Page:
59. The Government submitted that the seizure of the passport had been entirely compatible with the relevant statutory requirements and had been justified during the investigation phase by the requirements of that investigation. The public prosecutor's office had, moreover, expressly referred to this on 20 December 1993 in its submissions, appearing at the bottom of the investigating judge's order of 17 December 1993, that the passport should not be returned. The Government argued that although those requirements had ceased by 13 June 1994 at the latest, which was the date of the Strasbourg Criminal Court's judgment, the applicant had been arrested on 5 January 1994 and placed in detention by the German authorities; the Government therefore considered that the seizure of the passport could not be considered to be a restriction on the applicant's freedom of movement because the first request for its return had been lodged by the applicant's lawyer on 8 December 1993 and the applicant had been arrested on 5 January 1994.
(b) The Court's assessment
60. The Court does not accept the Government's argument that the seizure of the passport cannot be considered to be a restriction on the applicant's freedom of movement because he requested its return on 8 December 1993 and was arrested on 5 January 1994.
It stresses that Article 2 of Protocol No. 4 does not provide for any restriction on freedom of movement based on the length of deprivation of that right. For the purposes of that Article, only reasons relating to the aims referred to in the third paragraph constitute, where applicable, lawful grounds for the adoption by the relevant authorities on the territory concerned of measures restricting freedom of movement, albeit temporarily.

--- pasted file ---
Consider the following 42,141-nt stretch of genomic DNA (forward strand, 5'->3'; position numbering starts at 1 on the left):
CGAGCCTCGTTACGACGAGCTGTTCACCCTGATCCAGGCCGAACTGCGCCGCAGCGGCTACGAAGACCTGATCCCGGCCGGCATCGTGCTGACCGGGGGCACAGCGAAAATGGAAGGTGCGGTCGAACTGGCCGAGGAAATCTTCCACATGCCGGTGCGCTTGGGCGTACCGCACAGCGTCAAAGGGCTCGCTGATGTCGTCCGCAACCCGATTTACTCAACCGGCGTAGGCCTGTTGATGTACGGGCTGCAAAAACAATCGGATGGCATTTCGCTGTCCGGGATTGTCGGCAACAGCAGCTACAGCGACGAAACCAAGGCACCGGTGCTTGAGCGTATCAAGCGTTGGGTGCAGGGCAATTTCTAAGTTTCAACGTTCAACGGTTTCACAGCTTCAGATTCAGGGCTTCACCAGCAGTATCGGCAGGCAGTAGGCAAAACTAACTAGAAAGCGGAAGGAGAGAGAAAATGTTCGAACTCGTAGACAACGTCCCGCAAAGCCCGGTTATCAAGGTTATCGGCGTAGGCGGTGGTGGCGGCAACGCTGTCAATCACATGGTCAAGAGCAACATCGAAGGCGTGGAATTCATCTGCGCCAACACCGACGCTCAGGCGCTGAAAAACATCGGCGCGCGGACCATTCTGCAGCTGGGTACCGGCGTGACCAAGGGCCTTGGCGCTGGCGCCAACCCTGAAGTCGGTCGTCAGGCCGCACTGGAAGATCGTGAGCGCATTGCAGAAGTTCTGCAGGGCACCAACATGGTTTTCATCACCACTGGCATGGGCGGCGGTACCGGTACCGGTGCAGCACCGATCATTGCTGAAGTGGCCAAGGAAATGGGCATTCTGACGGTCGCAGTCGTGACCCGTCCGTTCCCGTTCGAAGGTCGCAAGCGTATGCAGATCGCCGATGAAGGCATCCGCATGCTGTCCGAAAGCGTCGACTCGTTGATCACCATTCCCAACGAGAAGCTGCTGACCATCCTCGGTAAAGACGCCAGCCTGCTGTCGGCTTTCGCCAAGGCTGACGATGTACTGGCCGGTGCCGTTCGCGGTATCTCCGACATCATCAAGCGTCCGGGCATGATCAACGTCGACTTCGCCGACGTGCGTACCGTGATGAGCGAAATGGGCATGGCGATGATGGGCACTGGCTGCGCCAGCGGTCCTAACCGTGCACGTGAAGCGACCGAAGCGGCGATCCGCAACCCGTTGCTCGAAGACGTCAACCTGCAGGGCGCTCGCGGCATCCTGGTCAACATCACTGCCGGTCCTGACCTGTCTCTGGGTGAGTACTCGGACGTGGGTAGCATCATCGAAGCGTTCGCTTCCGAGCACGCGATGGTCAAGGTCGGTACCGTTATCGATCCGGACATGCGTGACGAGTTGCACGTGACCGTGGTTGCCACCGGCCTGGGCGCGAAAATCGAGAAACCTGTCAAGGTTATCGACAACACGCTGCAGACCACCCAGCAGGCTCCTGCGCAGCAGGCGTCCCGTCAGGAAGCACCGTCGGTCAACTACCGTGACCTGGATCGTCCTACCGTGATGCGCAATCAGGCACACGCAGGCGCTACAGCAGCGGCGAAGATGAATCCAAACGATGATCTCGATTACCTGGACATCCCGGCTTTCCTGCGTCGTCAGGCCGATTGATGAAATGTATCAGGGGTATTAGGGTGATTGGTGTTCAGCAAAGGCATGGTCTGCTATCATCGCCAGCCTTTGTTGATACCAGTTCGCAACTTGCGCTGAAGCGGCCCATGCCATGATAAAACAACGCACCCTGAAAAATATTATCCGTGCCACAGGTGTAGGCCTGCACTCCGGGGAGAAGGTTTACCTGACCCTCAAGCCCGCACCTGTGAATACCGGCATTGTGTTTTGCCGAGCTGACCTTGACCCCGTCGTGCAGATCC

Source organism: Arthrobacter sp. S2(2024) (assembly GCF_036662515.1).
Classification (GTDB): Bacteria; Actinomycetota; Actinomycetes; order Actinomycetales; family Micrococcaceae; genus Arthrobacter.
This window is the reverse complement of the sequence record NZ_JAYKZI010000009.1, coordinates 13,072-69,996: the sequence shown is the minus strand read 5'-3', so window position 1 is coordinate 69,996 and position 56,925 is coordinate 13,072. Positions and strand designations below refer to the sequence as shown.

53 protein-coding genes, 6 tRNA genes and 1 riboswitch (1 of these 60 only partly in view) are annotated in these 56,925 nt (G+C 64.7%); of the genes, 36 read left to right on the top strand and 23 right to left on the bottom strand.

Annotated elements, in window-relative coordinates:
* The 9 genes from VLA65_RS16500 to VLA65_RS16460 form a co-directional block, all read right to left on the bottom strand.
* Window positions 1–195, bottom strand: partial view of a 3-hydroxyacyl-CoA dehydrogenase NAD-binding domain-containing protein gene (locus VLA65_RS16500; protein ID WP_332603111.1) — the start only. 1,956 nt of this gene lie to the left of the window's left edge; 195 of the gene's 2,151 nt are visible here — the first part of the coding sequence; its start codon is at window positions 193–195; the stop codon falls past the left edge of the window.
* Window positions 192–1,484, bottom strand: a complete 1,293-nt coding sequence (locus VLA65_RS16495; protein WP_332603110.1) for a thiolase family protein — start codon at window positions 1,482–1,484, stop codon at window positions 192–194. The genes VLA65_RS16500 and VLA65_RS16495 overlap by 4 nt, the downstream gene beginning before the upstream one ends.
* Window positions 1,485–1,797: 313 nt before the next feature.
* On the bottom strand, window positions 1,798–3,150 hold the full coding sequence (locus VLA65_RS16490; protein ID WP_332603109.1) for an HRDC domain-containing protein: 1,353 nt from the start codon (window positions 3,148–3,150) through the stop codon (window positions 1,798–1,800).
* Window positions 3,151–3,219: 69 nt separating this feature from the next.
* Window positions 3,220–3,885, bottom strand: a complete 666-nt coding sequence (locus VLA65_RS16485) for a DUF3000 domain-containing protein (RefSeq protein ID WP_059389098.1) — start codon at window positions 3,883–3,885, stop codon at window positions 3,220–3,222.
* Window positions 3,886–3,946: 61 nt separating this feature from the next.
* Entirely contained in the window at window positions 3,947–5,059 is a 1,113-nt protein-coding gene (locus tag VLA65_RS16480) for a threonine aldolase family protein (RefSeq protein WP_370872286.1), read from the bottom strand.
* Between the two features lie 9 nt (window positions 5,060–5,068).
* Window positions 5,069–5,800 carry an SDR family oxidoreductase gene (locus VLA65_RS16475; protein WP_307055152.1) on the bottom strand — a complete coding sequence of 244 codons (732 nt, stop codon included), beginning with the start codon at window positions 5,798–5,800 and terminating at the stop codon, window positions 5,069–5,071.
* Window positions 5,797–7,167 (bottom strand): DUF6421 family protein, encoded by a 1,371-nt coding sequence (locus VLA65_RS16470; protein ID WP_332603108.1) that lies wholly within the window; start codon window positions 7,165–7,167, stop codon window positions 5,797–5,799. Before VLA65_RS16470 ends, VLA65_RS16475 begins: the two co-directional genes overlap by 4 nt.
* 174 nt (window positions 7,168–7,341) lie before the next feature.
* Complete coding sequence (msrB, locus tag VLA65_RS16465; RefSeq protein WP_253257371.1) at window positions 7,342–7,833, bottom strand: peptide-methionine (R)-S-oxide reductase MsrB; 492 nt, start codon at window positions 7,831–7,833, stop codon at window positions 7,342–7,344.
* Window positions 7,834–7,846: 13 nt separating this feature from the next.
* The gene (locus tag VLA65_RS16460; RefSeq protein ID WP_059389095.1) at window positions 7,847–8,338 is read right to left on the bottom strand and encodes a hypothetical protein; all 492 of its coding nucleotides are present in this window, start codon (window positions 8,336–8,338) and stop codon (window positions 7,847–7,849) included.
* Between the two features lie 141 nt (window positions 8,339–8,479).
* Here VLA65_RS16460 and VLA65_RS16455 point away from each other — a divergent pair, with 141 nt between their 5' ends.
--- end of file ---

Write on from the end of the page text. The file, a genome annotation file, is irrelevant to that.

In the instant case the Court notes that the national authorities' decision to seize the passport was made pursuant to a power which is territorially limited to the place where the offences were committed and in the context of an investigation on the national territory, the requirements of which, the Government argued, justified the seizure.
It therefore considers that the Government cannot rely on circumstances posterior and external to the decision taken ab initio by the authorities, which gave rise to the impugned measure, to justify its consequences with regard to the complaint lodged by the applicant under Article 2 of Protocol No. 4 to the Convention.
Furthermore, having regard to the fact that there was no judicial co-operation with the German authorities in the instant case, the Court cannot take into consideration the applicant's arrest by those authorities in assessing the legitimacy of the impugned restriction on the applicant's freedom of movement.